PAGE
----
The Theatre

Caesarea has a theatre, not an amphitheater because it is only a half circle.

The entertainment was an all day event, and they used pulleys to draw canvases across to block the sun.

The misfit pieces of marble you can see on the floor are original pieces!

The curved out pieces in front of the stage are places larger string instruments were played, using the curved walls to help amplify the sound with the rest of the orchestra.

The dungeon looking picture is where the dressing rooms are below the stage!

The arches were a famous invention, splitting the weight between both sides so buildings could be built in stories. He did this at the amphitheater, the palaces, and the temples.










Posted in Israel permalink

About Emily

I am a member of The Church of Jesus Christ of Latter-day Saints since 2009. I serve as a Chaplain, and work as a counselor. I got bilateral cochlear implants in 2010, but will always love sign language. I choose books over television, and organics over processed. Nothing is as close to flying as ballroom dancing - except maybe running, when in the solo mood. I would rather be outside than anywhere else, especially at the river riding my bike or kayaking. PhD in Marriage and Family Therapy, and currently doing a post-doc in Jewish Studies and an MDiv in Pastoral Counseling. The best thing about Emily World is that it's always an adventure, even if (not so) grammatically precise. The only thing better than writing is being married to a writer. Nathan Christensen and I were married in the Oklahoma City temple on 13 October 2012, and have since fostered more than eighty-five children. We have adopted the six who stayed, and are totally and completely and helplessly in love with our family. Nathan writes musical theater, including "Broadcast" (a musical history of the radio) and an adaption of Lois Lowry's "The Giver". He served his mission in South Korea, has taught song-writing in New York City public schools, and worked as a theater critic for a Tucson newspaper. This is not an official Web site of The Church of Jesus Christ of Latter-day Saints.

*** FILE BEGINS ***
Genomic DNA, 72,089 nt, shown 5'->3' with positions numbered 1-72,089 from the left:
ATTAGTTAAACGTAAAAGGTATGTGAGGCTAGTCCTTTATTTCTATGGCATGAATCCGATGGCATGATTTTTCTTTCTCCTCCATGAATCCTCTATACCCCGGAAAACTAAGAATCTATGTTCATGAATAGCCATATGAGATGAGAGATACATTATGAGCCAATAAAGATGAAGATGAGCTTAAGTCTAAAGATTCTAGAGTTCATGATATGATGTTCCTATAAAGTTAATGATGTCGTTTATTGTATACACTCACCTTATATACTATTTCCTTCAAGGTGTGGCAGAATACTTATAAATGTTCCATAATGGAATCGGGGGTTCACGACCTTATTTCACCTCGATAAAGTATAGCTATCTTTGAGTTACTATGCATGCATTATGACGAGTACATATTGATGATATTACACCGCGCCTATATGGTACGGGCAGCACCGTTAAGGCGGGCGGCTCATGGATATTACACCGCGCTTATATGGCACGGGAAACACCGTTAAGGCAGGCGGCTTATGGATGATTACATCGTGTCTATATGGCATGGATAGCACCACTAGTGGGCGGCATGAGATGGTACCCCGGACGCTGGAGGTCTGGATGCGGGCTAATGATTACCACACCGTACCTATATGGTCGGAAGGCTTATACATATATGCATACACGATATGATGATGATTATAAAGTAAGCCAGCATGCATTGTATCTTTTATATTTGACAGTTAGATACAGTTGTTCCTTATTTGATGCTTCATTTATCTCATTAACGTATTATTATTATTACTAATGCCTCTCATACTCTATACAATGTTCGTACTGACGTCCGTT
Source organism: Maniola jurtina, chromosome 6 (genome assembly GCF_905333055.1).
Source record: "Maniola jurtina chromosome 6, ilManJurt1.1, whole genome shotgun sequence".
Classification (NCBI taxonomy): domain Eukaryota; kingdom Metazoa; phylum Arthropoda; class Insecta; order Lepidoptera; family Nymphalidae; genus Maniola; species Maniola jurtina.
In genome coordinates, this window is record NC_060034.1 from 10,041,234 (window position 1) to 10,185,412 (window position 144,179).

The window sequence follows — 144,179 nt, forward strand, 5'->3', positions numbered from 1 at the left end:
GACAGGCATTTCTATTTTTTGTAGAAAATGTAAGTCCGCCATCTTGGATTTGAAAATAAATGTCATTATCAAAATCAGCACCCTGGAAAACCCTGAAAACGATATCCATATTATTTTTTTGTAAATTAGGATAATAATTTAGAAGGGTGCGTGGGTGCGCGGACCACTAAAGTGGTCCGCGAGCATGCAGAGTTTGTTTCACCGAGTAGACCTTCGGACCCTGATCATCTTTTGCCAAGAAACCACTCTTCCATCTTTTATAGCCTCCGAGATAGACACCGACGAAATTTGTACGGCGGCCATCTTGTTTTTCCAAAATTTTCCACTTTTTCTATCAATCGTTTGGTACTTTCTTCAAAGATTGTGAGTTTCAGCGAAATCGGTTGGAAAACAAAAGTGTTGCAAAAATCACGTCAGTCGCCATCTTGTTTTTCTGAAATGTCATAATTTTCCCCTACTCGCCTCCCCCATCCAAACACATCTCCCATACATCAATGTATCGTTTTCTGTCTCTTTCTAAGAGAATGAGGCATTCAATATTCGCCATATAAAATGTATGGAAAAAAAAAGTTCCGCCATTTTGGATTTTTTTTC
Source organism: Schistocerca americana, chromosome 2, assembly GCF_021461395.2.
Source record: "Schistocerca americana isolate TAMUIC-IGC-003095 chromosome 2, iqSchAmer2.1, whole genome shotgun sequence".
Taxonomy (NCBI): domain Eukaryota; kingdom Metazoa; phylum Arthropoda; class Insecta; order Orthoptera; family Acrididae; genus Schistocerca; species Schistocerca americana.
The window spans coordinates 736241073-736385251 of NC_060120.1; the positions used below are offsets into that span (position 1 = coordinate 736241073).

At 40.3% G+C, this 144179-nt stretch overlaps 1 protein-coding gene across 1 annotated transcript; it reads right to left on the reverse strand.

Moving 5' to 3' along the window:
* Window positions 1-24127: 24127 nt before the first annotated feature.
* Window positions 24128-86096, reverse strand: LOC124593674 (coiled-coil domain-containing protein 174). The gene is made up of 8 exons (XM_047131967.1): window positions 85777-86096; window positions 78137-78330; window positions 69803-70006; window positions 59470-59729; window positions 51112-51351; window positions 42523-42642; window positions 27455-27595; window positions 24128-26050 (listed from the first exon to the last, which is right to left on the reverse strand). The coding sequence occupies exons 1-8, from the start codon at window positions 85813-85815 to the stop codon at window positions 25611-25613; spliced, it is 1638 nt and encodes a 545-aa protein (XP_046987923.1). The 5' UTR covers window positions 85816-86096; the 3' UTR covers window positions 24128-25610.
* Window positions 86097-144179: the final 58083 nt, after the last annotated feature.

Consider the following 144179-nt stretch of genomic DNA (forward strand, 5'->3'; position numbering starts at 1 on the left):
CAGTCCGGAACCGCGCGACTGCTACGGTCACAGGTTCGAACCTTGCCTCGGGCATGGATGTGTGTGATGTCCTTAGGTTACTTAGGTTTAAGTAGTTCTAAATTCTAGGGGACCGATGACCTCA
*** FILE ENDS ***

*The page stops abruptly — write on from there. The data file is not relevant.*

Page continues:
Comments are closed.